The Bakkafrost Group's farming segments had another challenging quarter, this week's Q3 report reveals.
Total earnings for the group reduced slightly during Q3. Bakkafrost reported a Q3 EBITDA of DKK 269 million, 8% lower than the same period last year. Profit was also down this quarter compared to last year, standing at DKK 219 million, a drop of DKK 30 million compared with Q3 2022.
Bakkafrost's fish meal, oil, and feed (FOF) segment was the best performer, with high profits for fish oil making what CEO Regin Jacobsen described as a "record-breaking quarter" for the segment, operated by subsidiary Havsbrún.
However, Bakkafrost's salmon farming business in both the Faroe Islands and Scotland lagged behind, with Jacobsen admitting, "we are not satisfied with the results from the farming segments in this quarter."
The farming operations experienced "surprisingly low" growth during Q3, Jacobsen said, meaning that Bakkafrost has decided to delay harvest until early next year, and has also reduced its harvest volume guidance from 93,000 tonnes to 73,000 tonnes.
“Both in the Faroe Islands and Scotland, we have decided to delay harvest into Q1 2024 to optimize average size of harvested fish," Jacobsen said.
Faroe Islands farming operations suffered a massive drop in earnings, with an operational EBIT down 61% compared with last year. Harvest volumes in the Faroes also dropped slightly during the third quarter, to 16,740 tonnes gutted weight, 1% down compared with Q3 2022.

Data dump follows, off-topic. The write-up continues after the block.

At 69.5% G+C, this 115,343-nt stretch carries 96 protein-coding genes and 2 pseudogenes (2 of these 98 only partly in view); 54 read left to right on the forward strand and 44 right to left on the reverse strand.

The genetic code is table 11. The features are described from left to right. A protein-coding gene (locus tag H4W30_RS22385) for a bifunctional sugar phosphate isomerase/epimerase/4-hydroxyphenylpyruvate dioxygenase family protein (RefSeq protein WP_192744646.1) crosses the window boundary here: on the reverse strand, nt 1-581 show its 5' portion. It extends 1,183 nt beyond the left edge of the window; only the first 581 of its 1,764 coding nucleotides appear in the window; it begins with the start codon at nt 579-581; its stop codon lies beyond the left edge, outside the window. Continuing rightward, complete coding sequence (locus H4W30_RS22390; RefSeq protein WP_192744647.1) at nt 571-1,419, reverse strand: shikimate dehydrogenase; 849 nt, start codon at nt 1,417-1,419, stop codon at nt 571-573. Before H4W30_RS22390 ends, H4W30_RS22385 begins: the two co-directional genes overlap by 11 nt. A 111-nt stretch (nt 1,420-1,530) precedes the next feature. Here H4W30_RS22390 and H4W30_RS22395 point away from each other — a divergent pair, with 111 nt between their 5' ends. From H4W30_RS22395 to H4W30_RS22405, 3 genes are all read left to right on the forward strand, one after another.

Bakkafrost's Scottish operations continued with challenging conditions, running an operating loss of DKK 282 million (compared to last year's loss of DKK -180 million (EUR -24.1 million / USD -25.8 million). The total volume harvested in Q3 stood at 4,100 tonnes gutted weight, falling by 49% compared with Q3 2022.
Jacobsen said that in Scotland, the company had "some learnings from 2023" noting that 94% of mortalities were "second-summer fish", with mortalities increased in third-party smolt and certain genetic strains.
He reiterated the company's commitment to its in-house large smolt production, with the aim of providing robust, healthy stocks for its operations in both the Faroes and in Scotland.
In line with this, Jacobsen announced Bakkafrost was investing in a new hatchery in Skálavík in the Faroe Islands, adding to its 2 broodstock sites and 6 hatcheries in operation. Jacobsen said the broodstock sites are producing the Faroese strain of salmon eggs, which "give Bakkafrost a unique market position."
"Large smolt is the main driver behind Bakkafrost's strategy to reduce time in the marine phase, reducing risk and creating organic growth," Jacobsen said.
He added that smolt production in the Faroes is "steadily ramping up" and, once the new hatchery is completed, Bakkafrost's annual production capacity will be 24 million smolt at 500g size.
"The journey to large healthy smolt has not been a straight line," said Jacobsen. "Bakkafrost are a first mover on this, and we've taken some of the hits along the road."
Looking ahead to 2024, Jacobsen indicated large investment decisions will be put on hold while Bakkafrost recovers from its disappointing results in 2023.
"The bumpy road will definitely push some investments a bit back, to create better visibility before large investment decisions," Jacobsen said.